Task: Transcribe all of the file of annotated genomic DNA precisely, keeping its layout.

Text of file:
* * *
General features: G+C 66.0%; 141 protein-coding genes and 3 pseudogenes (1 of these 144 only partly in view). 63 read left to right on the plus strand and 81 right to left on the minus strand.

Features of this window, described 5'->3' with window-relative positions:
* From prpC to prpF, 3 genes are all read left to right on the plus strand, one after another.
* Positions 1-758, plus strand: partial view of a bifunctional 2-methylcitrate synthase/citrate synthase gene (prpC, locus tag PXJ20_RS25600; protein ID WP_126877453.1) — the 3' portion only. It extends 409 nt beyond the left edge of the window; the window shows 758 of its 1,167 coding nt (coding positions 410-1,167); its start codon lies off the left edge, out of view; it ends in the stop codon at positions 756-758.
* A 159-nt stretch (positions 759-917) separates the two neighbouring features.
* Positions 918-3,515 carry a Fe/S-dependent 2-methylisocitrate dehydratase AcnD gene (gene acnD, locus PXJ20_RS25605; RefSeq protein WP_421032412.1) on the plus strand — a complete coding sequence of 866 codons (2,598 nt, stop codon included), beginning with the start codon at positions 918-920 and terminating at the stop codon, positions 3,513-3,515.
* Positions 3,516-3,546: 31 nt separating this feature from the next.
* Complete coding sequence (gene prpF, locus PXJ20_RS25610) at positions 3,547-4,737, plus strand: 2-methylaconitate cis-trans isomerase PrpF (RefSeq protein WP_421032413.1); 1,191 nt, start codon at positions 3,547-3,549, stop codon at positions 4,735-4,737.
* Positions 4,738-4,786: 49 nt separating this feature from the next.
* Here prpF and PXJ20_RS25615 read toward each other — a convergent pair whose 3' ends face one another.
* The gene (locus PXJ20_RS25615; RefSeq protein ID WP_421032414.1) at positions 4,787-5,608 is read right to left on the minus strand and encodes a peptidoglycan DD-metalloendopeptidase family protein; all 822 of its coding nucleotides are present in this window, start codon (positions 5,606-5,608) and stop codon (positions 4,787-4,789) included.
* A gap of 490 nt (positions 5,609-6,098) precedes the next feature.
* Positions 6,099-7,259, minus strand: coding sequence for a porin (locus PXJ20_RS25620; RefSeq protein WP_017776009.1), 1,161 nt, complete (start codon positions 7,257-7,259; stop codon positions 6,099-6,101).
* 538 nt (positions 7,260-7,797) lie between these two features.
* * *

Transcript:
General features: G+C 66.0%; 141 protein-coding genes and 3 pseudogenes (1 of these 144 only partly in view). 63 read left to right on the plus strand and 81 right to left on the minus strand.

Features of this window, described 5'->3' with window-relative positions:
* From prpC to prpF, 3 genes are all read left to right on the plus strand, one after another.
* Positions 1-758, plus strand: partial view of a bifunctional 2-methylcitrate synthase/citrate synthase gene (prpC, locus tag PXJ20_RS25600; protein ID WP_126877453.1) — the 3' portion only. It extends 409 nt beyond the left edge of the window; the window shows 758 of its 1,167 coding nt (coding positions 410-1,167); its start codon lies off the left edge, out of view; it ends in the stop codon at positions 756-758.
* A 159-nt stretch (positions 759-917) separates the two neighbouring features.
* Positions 918-3,515 carry a Fe/S-dependent 2-methylisocitrate dehydratase AcnD gene (gene acnD, locus PXJ20_RS25605; RefSeq protein WP_421032412.1) on the plus strand — a complete coding sequence of 866 codons (2,598 nt, stop codon included), beginning with the start codon at positions 918-920 and terminating at the stop codon, positions 3,513-3,515.
* Positions 3,516-3,546: 31 nt separating this feature from the next.
* Complete coding sequence (gene prpF, locus PXJ20_RS25610) at positions 3,547-4,737, plus strand: 2-methylaconitate cis-trans isomerase PrpF (RefSeq protein WP_421032413.1); 1,191 nt, start codon at positions 3,547-3,549, stop codon at positions 4,735-4,737.
* Positions 4,738-4,786: 49 nt separating this feature from the next.
* Here prpF and PXJ20_RS25615 read toward each other — a convergent pair whose 3' ends face one another.
* The gene (locus PXJ20_RS25615; RefSeq protein ID WP_421032414.1) at positions 4,787-5,608 is read right to left on the minus strand and encodes a peptidoglycan DD-metalloendopeptidase family protein; all 822 of its coding nucleotides are present in this window, start codon (positions 5,606-5,608) and stop codon (positions 4,787-4,789) included.
* A gap of 490 nt (positions 5,609-6,098) precedes the next feature.
* Positions 6,099-7,259, minus strand: coding sequence for a porin (locus PXJ20_RS25620; RefSeq protein WP_017776009.1), 1,161 nt, complete (start codon positions 7,257-7,259; stop codon positions 6,099-6,101).
* 538 nt (positions 7,260-7,797) lie between these two features.